Titanic Foundation are working with the Commissioners of Irish Lights to secure a permanent home for the Great Light

HLF CIL

Mew Island Lighthouse optic is one of the largest optic of its kind ever built in the world, and is around 130 years old. Weighing 10 tonnes and measuring 7 metres tall, the optic is a unique heritage object with significance to Belfast’s economic, maritime and industrial past.

Mew Island lighthouse, on the outermost of the Copeland Islands, is one of the tallest lighthouses in Ireland. The island was an important Aid to Navigation at the southern entrance to Belfast Lough, built at a time when Belfast was the world-centre of linen, ship-building and rope-making, and one of the most important ports in the world. The optic was removed when the lighthouse was updated and automated in 2014. Titanic Foundation and the Commissioner of Irish Lights are working together to bring the optic to Titanic Quarter, the home of maritime heritage in Belfast.

Titanic Foundation has been awarded funding from the Heritage Lottery Fund, Ulster Garden Villages, and Belfast City Council’s Local Investment Fund for saving, restoring and displaying the optic.

The optic will be restored and housed in a new interpretive structure, designed to last for 100 years and made to resemble a lighthouse lantern room where it will add a remarkable element to the Titanic Quarter public realm. It is estimated that at least 100,000 visitors per annum will view the optic. With free public access it will tell the story of lighthouses, their technological development, their light keepers, and their role in the proud maritime & industrial heritage of Belfast and Ulster.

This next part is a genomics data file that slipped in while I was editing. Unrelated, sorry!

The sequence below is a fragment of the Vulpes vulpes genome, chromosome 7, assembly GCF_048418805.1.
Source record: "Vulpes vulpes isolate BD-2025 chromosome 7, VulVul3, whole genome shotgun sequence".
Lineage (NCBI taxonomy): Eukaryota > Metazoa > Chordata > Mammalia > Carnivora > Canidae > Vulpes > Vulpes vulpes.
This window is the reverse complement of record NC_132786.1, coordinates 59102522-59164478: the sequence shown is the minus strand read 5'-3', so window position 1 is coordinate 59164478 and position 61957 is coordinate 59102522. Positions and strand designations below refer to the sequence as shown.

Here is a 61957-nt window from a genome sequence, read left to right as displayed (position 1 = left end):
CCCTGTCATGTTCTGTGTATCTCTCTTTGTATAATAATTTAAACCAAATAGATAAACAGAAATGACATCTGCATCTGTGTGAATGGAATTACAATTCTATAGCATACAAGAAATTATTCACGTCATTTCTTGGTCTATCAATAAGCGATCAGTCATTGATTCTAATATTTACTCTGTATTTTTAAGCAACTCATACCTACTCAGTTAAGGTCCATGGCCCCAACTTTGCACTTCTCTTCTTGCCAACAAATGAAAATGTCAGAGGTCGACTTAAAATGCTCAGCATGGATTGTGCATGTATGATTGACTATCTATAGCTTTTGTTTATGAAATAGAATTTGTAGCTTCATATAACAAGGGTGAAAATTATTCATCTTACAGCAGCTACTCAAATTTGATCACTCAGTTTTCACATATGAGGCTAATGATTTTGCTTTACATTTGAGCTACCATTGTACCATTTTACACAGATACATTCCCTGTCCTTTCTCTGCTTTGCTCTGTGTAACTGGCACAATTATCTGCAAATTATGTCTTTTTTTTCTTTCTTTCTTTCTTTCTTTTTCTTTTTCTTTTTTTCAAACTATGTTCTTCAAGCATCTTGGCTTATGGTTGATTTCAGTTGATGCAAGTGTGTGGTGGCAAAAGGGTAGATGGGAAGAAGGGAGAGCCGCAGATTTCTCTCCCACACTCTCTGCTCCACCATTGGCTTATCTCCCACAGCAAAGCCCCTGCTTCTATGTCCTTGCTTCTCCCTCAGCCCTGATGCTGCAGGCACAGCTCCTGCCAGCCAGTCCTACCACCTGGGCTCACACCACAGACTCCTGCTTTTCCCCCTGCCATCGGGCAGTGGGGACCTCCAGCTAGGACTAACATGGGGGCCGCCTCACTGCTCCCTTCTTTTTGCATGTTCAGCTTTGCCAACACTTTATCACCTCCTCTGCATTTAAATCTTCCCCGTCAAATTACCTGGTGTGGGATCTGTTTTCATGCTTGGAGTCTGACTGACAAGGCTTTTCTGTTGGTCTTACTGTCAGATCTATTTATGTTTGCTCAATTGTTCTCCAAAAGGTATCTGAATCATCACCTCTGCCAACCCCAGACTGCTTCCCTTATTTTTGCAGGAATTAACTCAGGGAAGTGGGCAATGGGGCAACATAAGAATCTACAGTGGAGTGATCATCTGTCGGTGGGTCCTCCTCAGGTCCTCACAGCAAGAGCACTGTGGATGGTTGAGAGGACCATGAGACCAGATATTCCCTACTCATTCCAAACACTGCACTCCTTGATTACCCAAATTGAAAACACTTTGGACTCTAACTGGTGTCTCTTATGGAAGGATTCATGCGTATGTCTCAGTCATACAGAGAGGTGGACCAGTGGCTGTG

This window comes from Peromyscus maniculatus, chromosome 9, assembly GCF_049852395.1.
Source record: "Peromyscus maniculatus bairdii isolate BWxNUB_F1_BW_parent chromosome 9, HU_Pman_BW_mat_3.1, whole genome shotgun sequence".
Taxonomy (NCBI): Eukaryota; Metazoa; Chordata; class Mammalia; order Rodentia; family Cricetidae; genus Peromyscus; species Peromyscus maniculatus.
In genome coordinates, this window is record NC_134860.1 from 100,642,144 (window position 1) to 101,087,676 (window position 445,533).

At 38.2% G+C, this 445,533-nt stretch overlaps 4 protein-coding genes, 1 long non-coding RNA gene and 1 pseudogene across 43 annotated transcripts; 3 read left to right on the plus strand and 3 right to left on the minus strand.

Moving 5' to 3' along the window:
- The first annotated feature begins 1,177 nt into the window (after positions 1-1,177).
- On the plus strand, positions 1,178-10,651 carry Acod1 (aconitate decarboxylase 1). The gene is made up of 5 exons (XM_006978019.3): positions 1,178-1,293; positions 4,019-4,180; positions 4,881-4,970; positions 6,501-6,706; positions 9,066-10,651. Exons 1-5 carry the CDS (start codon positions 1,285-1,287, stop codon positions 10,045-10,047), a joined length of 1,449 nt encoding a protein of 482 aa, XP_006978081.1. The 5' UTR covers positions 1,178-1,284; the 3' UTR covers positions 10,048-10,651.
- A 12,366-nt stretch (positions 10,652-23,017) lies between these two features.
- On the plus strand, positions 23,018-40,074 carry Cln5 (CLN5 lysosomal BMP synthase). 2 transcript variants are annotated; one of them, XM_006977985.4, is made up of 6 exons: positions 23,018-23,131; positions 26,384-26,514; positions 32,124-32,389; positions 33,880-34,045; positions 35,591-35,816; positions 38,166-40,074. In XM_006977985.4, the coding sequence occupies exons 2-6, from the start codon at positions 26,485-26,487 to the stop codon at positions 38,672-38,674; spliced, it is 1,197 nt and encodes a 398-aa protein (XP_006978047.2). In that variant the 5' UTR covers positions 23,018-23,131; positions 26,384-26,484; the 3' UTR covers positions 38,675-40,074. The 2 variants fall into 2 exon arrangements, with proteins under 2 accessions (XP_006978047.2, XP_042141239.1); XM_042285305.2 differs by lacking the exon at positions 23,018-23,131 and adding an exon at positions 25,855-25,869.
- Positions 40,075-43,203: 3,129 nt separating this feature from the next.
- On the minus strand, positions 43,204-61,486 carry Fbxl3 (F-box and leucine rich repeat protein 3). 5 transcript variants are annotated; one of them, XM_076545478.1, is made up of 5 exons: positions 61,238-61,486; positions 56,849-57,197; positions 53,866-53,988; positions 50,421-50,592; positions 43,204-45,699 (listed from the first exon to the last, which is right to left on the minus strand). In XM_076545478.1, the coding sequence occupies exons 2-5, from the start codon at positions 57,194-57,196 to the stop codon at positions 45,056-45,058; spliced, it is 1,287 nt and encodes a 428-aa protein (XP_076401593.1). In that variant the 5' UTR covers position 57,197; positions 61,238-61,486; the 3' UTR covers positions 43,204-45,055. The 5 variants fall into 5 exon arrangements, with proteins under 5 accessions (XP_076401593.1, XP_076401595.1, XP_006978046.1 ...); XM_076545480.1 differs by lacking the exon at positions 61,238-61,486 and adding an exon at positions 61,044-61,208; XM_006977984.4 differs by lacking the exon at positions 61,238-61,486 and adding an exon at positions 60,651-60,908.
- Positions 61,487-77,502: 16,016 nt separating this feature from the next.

In May 2016 Titanic Foundation, in partnership with the Royal Society of Ulster Architects, ran a Design Competition for an iconic structure to protect and preserve the Mew Island Lighthouse Optic. Twelve firms submitted proposals with Hall McKnight, a Belfast & London based Architectural Practice, named as the winners of the competition. Hall McKnight’s design was selected as the judging panel felt it clearly caught the vision of the project, and allowed the craftsmanship and beauty of this unique object to be clearly presented to a new audience.

The optic will be displayed in a landmark curved glass structure in its new location on the Titanic Walkway, which is currently being developed by Titanic Quarter Limited and funded by Tourism Northern Ireland. The 500 metres of maritime walkway will connect the Titanic and Olympic Slipways and the Alexandra Dock, linking Titanic Belfast, HMS Caroline and the Thompson Dock. The optic building will be completed during the winter of 2017 and open to the public in January 2018.

Titanic foundation have been working with the former lighthouse keepers from across Ireland who cared for this optic and its light. The Great Light’s story could not have been told without their personal accounts and we are all delighted that they are championing the Great Light project coming to Titanic Quarter.

Do you have any Mew Lighthouse stories?

We are learning about the history of the Lighthouse Optic, which was originally on Tory Island in Donegal before moving to Mew Island, so if you have any stories or images to share relating to the Optic, please contact us.

We appeared on Northern Visions TV (NVTV) to discuss the project.

The Commissioners of Irish Lights (CIL) are an all-island body, providing an aids to navigation service.